4. Not being able to wear a hoodie or a chunky knit sweater comfortably in October is a very, very bad thing.

5. Whenever you hear an airplane, you are required to look up until you spot it. Bonus nerd points if you can identify it.

6. If you curse in a song and then issue a “clean version” to get popular radio or television play, then your cursing was superfluous and didn’t need to be there in the first place. Stand by your profanity, dammit, if it’s integral your art!

7. Human Sexual Response were the most unique, unusual and thrilling American band of the early ’80s, and their two albums would be more than enough for you if you were to be stranded on a desert island with them.

8. Paul Gauguin is not all that.

9. If you don’t like Elvis Presley, and you don’t like gospel music, then you need to listen to Elvis Presley singing gospel music. Right now. Go on. I’ll be here when you get back.

10. Every food can be improved with butter, while every food will be ruined with mayonnaise.

Never Talking To You Again

1. Grant Hart of Hüsker Dü has died of cancer at the age of 56. Sad news. He was a brilliant singer, songwriter and musician in both the band that brought him fame, and in his (less famous) post-Hüsker solo career. While the band is closely associated with Minnesota’s Twin Cities, he is the only member who spent his entire life there, much of it living in his mother’s St. Paul bungalow.

When I think of monumental moments in my musical listening career, side one of Hüsker Dü’s Zen Arcade (1984) was among the most surprising and transformative. I was a hardcore kid and devoted SST Records follower/buyer, and there were certain rules and sound and structures that you expected from bands signed to that label, including the Hüskers. The first two songs on Zen Arcade (“Something I Learned Today” and “Broken Home, Broken Heart,” both composed by co-leader Bob Mould) complied with these expectations as fine examples of the razor thin, trebly, high speed, screaming, all electric onslaught that SST generally delivered to its listeners, platter after platter. But then came Hart’s “Never Talking To You Again” . . .

Whoa!! Acoustic guitars? Melodic vocals? Wistful sentiments? From America’s erstwhile fastest hardcore band? Can they do that?!?! Is it legal to like it?!?!? Whoa,  again!! By the end of that record’s first side, Hart, Mould and bassist Greg Norton also delivered percussion heavy ragas, backtracked guitar meltdowns, chanting, Bo Diddly beats and more . . . and there were three more sides to go after that, including piano interludes, Hart’s balls-to-the-wall rocker “Turn On The News,” and a 14-minute long instrumental freakout to end the experience.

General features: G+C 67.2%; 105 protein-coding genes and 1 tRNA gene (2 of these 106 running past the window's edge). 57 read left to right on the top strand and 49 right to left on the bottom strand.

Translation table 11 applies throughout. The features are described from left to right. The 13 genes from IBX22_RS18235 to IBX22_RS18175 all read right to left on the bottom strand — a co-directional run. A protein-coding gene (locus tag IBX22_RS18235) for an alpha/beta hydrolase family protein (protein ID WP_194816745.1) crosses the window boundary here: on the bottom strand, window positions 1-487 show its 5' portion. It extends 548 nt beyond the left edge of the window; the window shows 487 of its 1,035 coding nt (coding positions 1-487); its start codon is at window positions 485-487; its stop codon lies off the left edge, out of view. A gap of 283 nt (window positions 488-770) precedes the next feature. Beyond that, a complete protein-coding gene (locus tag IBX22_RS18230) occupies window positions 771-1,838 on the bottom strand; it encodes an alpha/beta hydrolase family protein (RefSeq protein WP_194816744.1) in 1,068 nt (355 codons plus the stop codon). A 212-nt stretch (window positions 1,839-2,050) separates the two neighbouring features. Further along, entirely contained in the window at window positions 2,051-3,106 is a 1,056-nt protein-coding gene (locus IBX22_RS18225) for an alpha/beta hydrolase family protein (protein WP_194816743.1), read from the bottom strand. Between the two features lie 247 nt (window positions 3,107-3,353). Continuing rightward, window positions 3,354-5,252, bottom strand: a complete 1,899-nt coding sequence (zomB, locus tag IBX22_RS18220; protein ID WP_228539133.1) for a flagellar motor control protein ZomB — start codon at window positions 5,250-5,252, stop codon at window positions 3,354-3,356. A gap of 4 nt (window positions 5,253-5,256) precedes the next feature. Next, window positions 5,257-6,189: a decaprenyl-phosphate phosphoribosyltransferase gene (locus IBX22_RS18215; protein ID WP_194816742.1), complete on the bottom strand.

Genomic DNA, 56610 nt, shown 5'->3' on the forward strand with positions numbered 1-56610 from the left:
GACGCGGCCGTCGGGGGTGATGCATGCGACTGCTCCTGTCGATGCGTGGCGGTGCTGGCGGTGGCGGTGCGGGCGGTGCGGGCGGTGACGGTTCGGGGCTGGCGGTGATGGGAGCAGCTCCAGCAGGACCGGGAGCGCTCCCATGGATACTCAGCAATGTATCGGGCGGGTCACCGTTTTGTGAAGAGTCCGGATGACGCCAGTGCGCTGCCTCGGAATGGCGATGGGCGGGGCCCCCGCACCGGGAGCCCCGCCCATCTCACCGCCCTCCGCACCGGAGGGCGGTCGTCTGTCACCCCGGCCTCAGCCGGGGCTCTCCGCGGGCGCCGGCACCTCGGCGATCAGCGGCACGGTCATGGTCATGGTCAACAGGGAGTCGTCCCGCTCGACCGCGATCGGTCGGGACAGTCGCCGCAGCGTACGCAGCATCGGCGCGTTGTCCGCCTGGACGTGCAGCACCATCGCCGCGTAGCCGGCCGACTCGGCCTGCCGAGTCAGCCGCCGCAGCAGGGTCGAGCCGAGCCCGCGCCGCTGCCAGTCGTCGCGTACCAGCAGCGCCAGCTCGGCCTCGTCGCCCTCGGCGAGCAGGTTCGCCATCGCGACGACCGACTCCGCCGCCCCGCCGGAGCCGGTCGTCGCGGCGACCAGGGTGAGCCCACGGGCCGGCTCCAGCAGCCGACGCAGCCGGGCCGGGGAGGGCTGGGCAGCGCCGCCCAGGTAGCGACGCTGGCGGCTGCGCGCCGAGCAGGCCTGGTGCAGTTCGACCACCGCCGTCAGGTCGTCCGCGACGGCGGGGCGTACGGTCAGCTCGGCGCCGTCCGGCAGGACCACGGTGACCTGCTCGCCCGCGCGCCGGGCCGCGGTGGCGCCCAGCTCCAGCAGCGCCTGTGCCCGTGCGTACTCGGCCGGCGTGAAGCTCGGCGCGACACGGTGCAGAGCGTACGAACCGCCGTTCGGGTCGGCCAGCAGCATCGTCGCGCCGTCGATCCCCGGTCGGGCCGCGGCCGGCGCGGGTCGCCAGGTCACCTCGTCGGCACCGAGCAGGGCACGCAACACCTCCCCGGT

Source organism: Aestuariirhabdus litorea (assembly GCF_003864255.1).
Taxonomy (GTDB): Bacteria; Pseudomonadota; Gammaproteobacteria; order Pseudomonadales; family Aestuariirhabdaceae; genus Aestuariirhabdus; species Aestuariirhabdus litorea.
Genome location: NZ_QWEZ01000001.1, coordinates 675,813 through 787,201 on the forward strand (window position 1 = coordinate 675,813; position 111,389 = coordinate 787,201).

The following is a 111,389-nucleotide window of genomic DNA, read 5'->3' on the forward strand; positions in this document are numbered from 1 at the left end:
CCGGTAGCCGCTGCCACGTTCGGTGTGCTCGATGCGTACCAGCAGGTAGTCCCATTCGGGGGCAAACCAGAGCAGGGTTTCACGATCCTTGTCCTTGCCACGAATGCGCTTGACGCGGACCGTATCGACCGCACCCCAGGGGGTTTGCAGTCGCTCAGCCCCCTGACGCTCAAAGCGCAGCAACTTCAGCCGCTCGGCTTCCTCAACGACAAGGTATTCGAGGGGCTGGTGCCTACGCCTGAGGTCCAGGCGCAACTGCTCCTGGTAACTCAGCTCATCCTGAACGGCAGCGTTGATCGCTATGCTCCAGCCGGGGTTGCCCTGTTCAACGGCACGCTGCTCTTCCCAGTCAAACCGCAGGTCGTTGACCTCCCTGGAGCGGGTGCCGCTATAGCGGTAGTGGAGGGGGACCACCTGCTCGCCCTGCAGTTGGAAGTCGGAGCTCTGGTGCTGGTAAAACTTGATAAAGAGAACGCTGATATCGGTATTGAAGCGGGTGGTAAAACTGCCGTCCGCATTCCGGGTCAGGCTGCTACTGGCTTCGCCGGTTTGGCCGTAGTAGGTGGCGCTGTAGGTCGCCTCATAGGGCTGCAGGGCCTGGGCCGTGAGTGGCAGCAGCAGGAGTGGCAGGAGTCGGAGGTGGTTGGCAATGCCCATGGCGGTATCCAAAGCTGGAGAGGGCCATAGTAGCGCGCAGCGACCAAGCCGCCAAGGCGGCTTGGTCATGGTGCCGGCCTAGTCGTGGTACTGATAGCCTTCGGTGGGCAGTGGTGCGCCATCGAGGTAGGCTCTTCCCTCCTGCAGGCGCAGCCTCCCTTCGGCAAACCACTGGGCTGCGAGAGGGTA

While Hart had telegraphed his softer, more introspective/narrative side on 1983’s “Diane” (a true story about a murdered Twin Cities waitress), this really was a shocking expansion of the capacity and capabilities of American hardcore and post-punk bands, and it directly led to the emergence of “Alternative Rock” and the transition of bands like Hüsker Dü and R.E.M. to the “big leagues” of major record label stardom in the years that followed. While the general narrative of the Hüskers’ subsequent demise often paints Hart as a the bad guy (drug problems, etc.), by most accounts he was also the sweetest hippie that the hardcore scene produced, and boy oh boy did he leave an amazing collection of songs behind him. A sad and unexpected loss of someone close enough to my age to feel like a peer, which always hurts a little bit more.

2. While I hate to turn my less-active blog into nothing more than an obituary site for fabulous musicians who have flown away, I do also need to note the passing of the legendary Holger Czukay last week at the age of 79. He was rightly and most notably famed for his pioneering work with the German group Can (who also lost his rhythmic partner, drummer Jaki Liebezeit, earlier this year), but his solo career and work since that time with a variety of other collaborators (e.g. Brian Eno, Jah Wobble, The Edge and others) was also always interesting, envelope-pushing and eccentric. There are three facets of his talents and persona that I consider particularly notable. First he was obviously an amazing bass player, half of one of the grooviest rhythm sections ever, as evidenced by this Can cut, “Oh Yeah!” from their Damo Suzuki era . . .